Iranian Hackers Target Universities in Global Cyberattack CampaignCobalt Dickens threat group is suspected to be behind a large-scale cyberattack wave targeting credentials to access academic resources.
The school year has barely begun and things are off to a rocky start for some colleges: Cobalt Dickens, a threat group linked to the Iranian government, has been spotted targeting universities worldwide in a large-scale credential theft campaign.
Researchers in Secureworks' Counter Threat Unit (CTU) uncovered the cyberattacks after initially spotting an URL spoofing a university login page. Further analysis on the IP address hosting the page revealed a massive attack involving 16 domains with more than 300 spoofed websites and login pages for 76 universities across 14 countries.
Attackers targeted schools in the United States, United Kingdom, Australia, Canada, China, Israel, Japan, and Turkey, among others. The largest concentration of affected universities was in the US. Researchers did not disclose which were targeted but are working to alert them, they report.
Victims who entered their credentials on a fake login page were redirected to the school's legitimate website, where they were either logged into a valid browsing session or prompted to enter their username and password a second time. Several domains referred to the target institution's online library systems, a sign of attackers trying to access academic resources.
Most domains in this campaign were tied to the same IP address and DNS name server. One domain, registered in May 2018, contained subdomains designed to spoof university targets and redirect visitors to fake login pages on other domains controlled by the attackers.
Many of the spoofed domains were registered between May and August 2018; the most recent was created on August 19. It seems threat actors were still building infrastructure to support the campaign at the time Secureworks' CTU found it, researchers report in a blog post.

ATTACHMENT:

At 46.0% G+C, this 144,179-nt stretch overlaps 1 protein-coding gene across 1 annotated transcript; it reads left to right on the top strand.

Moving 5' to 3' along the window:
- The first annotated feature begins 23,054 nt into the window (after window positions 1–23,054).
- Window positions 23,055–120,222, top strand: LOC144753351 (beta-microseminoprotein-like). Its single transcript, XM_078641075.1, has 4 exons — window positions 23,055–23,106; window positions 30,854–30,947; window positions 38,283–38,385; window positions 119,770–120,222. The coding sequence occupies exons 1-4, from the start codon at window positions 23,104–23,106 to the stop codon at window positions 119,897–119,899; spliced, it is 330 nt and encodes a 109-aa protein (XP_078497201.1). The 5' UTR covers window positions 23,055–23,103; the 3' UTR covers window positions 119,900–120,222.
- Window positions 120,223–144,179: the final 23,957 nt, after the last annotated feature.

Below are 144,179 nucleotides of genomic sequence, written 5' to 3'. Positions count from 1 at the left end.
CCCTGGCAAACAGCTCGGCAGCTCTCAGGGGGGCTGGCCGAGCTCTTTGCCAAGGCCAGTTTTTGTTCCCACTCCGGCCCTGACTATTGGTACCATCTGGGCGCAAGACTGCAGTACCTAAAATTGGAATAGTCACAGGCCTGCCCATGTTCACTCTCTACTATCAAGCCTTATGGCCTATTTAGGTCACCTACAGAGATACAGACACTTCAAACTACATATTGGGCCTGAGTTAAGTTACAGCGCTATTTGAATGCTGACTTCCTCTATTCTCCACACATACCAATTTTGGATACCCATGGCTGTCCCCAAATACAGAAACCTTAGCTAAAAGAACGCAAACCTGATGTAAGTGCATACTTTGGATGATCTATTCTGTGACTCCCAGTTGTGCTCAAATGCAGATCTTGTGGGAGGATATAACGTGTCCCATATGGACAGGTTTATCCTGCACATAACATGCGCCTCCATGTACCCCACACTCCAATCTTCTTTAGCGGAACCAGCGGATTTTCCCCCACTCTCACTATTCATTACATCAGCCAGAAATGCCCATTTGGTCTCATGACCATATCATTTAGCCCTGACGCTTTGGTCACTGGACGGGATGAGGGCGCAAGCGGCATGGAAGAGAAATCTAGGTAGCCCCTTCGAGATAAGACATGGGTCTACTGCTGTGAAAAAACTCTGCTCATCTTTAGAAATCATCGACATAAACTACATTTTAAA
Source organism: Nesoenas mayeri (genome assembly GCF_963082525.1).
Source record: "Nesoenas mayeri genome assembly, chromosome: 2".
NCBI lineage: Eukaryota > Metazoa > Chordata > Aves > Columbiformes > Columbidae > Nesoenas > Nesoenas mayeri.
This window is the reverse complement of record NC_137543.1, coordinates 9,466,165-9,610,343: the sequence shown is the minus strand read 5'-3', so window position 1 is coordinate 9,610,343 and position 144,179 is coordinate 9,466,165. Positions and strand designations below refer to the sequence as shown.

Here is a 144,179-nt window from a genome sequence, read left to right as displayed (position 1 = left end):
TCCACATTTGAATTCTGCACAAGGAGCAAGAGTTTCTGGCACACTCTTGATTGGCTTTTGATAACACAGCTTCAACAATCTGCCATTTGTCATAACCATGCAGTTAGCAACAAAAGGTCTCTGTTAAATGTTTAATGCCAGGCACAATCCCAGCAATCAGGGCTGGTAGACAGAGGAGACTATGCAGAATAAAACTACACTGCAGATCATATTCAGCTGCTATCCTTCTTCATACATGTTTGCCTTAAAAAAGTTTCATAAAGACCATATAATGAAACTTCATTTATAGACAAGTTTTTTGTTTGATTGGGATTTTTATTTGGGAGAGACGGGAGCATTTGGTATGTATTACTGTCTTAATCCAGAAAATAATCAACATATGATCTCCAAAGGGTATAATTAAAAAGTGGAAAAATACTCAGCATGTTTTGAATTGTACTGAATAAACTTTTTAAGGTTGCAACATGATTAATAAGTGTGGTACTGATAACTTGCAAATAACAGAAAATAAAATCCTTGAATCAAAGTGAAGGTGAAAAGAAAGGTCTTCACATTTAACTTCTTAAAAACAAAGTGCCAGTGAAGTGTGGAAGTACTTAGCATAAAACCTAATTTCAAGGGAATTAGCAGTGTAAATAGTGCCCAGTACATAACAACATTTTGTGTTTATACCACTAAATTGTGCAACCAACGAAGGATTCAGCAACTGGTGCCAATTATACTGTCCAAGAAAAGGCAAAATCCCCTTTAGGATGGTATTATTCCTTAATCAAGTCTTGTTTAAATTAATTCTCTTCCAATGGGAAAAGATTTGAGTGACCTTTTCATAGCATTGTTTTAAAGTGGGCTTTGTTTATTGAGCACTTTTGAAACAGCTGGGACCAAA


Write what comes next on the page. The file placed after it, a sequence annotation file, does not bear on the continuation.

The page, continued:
This campaign shared infrastructure with earlier Cobalt Dickens attacks on academic resources, a popular target for the threat group. In a previous campaign, its actors created lookalike domains to phish targets and used stolen credentials to steal intellectual property (IP).
"Cobalt Dickens' motivation is to obtain access to subscriber-only academic resources as well as mailboxes of university staff and students," says Rafe Pilling, information security researcher with the Secureworks CTU, of the August campaign. "Revenue generation is likely a key motivator, but the resulting access could be used for other campaigns like onward phishing and intrusion against targets that might implicitly trust contacts linked to educational institutions." However, he notes, there has so far been no observation of this type of activity.
There are several reasons why universities are hot targets for attackers seeking IP. For starters, they're harder to secure than financial companies, healthcare organizations, and other institutions in more regulated industries. They also attract some of the world's most intelligent researchers and students, making them treasure troves of new ideas and information.
Earlier this year, the US Department of Justice indicted the Mabna Institute and nine Iranians for their involvement with Cobalt Dickens activity conducted between 2013 and 2017.
Many threat groups stick with their tactics despite disclosures like these, and CTU says the August activity could be a sign the group is continuing its campaigns despite its members' indictments.
"This activity aligns with Cobalt Dickens' previous MO," says Pilling of the May-August campaign. "Based on our investigation, they haven't seemed to have modified their tactics significantly when compared to the campaign they've been running over the past few years."
"If it ain't broke … ' as the saying goes," he adds.
Pilling anticipates the activity will continue as the indictments by the DoJ don't appear to have been a strong deterrent. The basic rules of security hygiene apply: phishing awareness is key to defending against this type of activity, he says, and users should be educated on what to look for and to avoid entering their credentials in a site linked within an email.
"Any email that wants you to click a link and enter credentials should be considered suspect," he says.
Kelly Sheridan is the Staff Editor at Dark Reading, where she focuses on cybersecurity news and analysis. She is a business technology journalist who previously reported for InformationWeek, where she covered Microsoft, and Insurance & Technology, where she covered financial ... View Full Bio